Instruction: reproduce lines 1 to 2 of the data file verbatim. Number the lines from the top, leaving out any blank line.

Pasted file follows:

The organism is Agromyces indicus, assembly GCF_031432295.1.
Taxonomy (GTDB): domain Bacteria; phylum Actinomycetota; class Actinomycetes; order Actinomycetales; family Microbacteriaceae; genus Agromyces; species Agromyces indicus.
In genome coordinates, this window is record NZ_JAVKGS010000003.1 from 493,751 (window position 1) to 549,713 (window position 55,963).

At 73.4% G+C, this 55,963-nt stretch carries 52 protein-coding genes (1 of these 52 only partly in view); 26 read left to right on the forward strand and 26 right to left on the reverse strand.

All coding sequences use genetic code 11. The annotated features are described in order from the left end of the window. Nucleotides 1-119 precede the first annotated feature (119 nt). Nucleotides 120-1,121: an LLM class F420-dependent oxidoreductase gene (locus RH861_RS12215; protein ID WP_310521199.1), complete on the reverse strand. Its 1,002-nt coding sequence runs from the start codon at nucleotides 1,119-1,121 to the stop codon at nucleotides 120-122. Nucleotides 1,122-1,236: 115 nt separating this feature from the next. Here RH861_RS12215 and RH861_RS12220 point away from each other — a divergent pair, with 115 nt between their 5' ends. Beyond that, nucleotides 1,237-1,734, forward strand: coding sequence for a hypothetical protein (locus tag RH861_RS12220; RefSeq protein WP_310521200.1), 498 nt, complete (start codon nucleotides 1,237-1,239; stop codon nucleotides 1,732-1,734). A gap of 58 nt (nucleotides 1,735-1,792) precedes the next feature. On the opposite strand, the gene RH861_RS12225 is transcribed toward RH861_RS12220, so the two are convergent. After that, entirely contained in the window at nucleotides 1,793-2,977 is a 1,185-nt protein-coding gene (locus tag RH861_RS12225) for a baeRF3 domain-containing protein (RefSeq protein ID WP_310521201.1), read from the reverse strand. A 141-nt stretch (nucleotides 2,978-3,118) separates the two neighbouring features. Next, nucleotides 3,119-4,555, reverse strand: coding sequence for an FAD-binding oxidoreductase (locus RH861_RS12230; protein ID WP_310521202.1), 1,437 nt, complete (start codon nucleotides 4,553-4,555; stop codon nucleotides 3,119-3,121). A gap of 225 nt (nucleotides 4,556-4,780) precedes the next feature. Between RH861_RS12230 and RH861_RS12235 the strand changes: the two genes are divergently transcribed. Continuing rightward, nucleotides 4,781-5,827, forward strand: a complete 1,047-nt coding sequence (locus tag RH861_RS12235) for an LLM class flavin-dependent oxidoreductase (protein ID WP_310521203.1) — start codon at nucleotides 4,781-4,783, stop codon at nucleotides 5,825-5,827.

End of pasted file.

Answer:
The organism is Agromyces indicus, assembly GCF_031432295.1.
Taxonomy (GTDB): domain Bacteria; phylum Actinomycetota; class Actinomycetes; order Actinomycetales; family Microbacteriaceae; genus Agromyces; species Agromyces indicus.